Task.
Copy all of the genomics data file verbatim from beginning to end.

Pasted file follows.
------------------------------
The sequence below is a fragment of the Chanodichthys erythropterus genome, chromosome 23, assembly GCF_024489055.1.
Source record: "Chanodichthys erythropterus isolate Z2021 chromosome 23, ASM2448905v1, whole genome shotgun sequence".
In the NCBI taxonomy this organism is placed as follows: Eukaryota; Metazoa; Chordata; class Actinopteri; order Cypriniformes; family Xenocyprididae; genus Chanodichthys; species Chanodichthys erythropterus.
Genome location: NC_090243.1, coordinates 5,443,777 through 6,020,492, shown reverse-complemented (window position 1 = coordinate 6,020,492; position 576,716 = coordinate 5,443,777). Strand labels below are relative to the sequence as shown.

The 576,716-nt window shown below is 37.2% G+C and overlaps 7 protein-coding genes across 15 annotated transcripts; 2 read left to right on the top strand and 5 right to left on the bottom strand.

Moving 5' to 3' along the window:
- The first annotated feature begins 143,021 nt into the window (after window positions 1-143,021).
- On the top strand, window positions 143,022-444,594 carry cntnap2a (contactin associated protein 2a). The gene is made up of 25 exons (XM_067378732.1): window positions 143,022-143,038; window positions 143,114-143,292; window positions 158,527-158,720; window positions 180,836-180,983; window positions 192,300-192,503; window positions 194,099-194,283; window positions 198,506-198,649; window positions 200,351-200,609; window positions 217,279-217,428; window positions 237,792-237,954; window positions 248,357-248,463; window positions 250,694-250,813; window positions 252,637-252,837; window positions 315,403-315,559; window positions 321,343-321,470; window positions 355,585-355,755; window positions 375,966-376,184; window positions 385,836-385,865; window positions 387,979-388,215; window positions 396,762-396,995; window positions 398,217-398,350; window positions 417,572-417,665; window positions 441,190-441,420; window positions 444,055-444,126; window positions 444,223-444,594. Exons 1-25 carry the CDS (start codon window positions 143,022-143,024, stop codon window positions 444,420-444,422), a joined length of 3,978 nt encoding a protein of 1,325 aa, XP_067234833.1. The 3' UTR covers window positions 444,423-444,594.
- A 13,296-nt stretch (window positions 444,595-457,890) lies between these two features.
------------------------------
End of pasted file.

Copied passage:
The sequence below is a fragment of the Chanodichthys erythropterus genome, chromosome 23, assembly GCF_024489055.1.
Source record: "Chanodichthys erythropterus isolate Z2021 chromosome 23, ASM2448905v1, whole genome shotgun sequence".
In the NCBI taxonomy this organism is placed as follows: Eukaryota; Metazoa; Chordata; class Actinopteri; order Cypriniformes; family Xenocyprididae; genus Chanodichthys; species Chanodichthys erythropterus.
Genome location: NC_090243.1, coordinates 5,443,777 through 6,020,492, shown reverse-complemented (window position 1 = coordinate 6,020,492; position 576,716 = coordinate 5,443,777). Strand labels below are relative to the sequence as shown.

The 576,716-nt window shown below is 37.2% G+C and overlaps 7 protein-coding genes across 15 annotated transcripts; 2 read left to right on the top strand and 5 right to left on the bottom strand.

Moving 5' to 3' along the window:
- The first annotated feature begins 143,021 nt into the window (after window positions 1-143,021).
- On the top strand, window positions 143,022-444,594 carry cntnap2a (contactin associated protein 2a). The gene is made up of 25 exons (XM_067378732.1): window positions 143,022-143,038; window positions 143,114-143,292; window positions 158,527-158,720; window positions 180,836-180,983; window positions 192,300-192,503; window positions 194,099-194,283; window positions 198,506-198,649; window positions 200,351-200,609; window positions 217,279-217,428; window positions 237,792-237,954; window positions 248,357-248,463; window positions 250,694-250,813; window positions 252,637-252,837; window positions 315,403-315,559; window positions 321,343-321,470; window positions 355,585-355,755; window positions 375,966-376,184; window positions 385,836-385,865; window positions 387,979-388,215; window positions 396,762-396,995; window positions 398,217-398,350; window positions 417,572-417,665; window positions 441,190-441,420; window positions 444,055-444,126; window positions 444,223-444,594. Exons 1-25 carry the CDS (start codon window positions 143,022-143,024, stop codon window positions 444,420-444,422), a joined length of 3,978 nt encoding a protein of 1,325 aa, XP_067234833.1. The 3' UTR covers window positions 444,423-444,594.
- A 13,296-nt stretch (window positions 444,595-457,890) lies between these two features.